Five Breaths

While it’s not a full blown sitting-on-a-cushion meditation, when practiced each morning it can set the tone for the day. It’s not long, so it can be inserted easily into your morning routine.

How to Practice

Your usual morning routine plays a part in this meditation. Choose a time when you normally step outside – whether it’s for a breath of air first thing after waking up, or when you are rushing out to work.

Then go about the rest of your routine.

Through the day you may or may not remember that moment of quiet joy first thing. If you do remember it, take a breath while you remember the pleasant sensation the meditation brought, and to intend to repeat the experience the next morning. If you don’t remember it, know that these quiet moments are being carried by you and colouring your day – whatever your day brings.


If you breathe quickly, you may want to give each step two or three breaths.

I find the best time for me to do this is right after I awaken, when my mind is still a bit lazy and foggy and I feel that there’s not much to think about. It helps sidestep my tendency to have an opinion about the weather and gives me a better chance to just enjoy it.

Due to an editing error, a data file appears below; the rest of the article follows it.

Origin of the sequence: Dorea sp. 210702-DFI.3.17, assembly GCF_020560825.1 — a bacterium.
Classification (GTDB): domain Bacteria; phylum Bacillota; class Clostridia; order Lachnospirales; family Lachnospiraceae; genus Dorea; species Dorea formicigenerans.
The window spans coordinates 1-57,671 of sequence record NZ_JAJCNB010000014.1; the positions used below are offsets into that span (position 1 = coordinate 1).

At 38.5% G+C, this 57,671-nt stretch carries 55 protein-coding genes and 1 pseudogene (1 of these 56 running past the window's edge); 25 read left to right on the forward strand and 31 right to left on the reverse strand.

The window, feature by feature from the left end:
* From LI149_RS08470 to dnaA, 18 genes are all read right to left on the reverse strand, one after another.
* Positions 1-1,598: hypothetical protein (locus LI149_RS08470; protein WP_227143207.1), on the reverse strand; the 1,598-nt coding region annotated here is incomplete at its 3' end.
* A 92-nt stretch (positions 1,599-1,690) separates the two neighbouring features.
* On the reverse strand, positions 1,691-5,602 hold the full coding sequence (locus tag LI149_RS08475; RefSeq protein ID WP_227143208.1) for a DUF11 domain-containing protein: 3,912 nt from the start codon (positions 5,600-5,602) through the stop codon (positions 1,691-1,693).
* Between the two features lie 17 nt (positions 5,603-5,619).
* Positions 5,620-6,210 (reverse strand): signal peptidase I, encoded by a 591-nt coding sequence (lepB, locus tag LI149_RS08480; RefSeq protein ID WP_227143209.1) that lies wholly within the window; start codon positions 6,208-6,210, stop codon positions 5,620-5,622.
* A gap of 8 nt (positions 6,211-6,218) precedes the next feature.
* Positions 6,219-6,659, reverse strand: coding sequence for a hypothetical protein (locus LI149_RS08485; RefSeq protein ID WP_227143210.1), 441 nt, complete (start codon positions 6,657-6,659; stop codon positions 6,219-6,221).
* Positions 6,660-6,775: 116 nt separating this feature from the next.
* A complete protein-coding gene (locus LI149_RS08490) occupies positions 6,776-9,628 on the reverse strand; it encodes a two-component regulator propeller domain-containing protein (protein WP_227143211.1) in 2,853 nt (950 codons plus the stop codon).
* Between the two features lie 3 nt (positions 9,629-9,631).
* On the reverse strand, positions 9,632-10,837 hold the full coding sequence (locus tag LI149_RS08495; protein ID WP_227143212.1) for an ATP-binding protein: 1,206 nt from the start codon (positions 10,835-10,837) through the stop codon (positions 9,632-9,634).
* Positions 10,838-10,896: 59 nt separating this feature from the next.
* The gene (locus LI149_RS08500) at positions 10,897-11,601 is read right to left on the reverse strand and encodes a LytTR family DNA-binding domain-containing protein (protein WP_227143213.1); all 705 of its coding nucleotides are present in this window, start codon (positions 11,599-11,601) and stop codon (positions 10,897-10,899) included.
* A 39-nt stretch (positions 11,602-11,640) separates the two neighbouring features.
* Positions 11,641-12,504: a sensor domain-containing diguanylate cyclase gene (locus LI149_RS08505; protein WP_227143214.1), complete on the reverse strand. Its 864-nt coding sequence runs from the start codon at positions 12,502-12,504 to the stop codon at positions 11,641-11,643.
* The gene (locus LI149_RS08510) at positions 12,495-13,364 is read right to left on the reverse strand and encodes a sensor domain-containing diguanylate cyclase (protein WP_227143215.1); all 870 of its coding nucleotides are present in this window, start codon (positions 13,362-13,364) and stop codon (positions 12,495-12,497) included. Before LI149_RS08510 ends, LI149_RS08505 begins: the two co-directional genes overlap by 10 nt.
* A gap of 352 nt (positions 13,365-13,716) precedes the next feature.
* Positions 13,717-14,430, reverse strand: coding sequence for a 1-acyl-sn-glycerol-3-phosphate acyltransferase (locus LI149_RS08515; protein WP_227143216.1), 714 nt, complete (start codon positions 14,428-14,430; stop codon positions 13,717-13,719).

This is another of those simple meditations that can fool us into thinking it’s not powerful. If you have strong habits in the morning that make it difficult to insert a routine like this, don’t give up. Strong habits can take strong intention to change. Write a note for yourself that you might see when you awaken. Or imagine yourself doing it – picture yourself remembering and taking pleasure in it. Or remind yourself that you have time to take five simple conscious breaths.

Don’t worry if by the fifth breath you don’t feel much of a sense of joy. We all cycle in and out of different levels of joy. Just do the meditation anyhow and know that something in it is working for you.

You can repeat this meditation anytime, even right after having done it in the morning.